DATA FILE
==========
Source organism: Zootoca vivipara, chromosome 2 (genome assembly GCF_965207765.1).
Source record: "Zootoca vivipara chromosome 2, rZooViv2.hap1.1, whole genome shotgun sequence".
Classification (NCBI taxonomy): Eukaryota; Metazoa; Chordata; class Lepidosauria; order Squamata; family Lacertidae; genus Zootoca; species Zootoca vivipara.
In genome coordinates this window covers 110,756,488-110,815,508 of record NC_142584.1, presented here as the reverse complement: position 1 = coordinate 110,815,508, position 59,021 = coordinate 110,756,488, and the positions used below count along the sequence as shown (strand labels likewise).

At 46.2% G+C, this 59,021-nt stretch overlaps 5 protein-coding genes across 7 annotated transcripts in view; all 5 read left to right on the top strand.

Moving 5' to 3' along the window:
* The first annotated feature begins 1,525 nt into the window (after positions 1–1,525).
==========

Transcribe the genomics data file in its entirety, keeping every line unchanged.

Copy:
Source organism: Zootoca vivipara, chromosome 2 (genome assembly GCF_965207765.1).
Source record: "Zootoca vivipara chromosome 2, rZooViv2.hap1.1, whole genome shotgun sequence".
Classification (NCBI taxonomy): Eukaryota; Metazoa; Chordata; class Lepidosauria; order Squamata; family Lacertidae; genus Zootoca; species Zootoca vivipara.
In genome coordinates this window covers 110,756,488-110,815,508 of record NC_142584.1, presented here as the reverse complement: position 1 = coordinate 110,815,508, position 59,021 = coordinate 110,756,488, and the positions used below count along the sequence as shown (strand labels likewise).

At 46.2% G+C, this 59,021-nt stretch overlaps 5 protein-coding genes across 7 annotated transcripts in view; all 5 read left to right on the top strand.

Moving 5' to 3' along the window:
* The first annotated feature begins 1,525 nt into the window (after positions 1–1,525).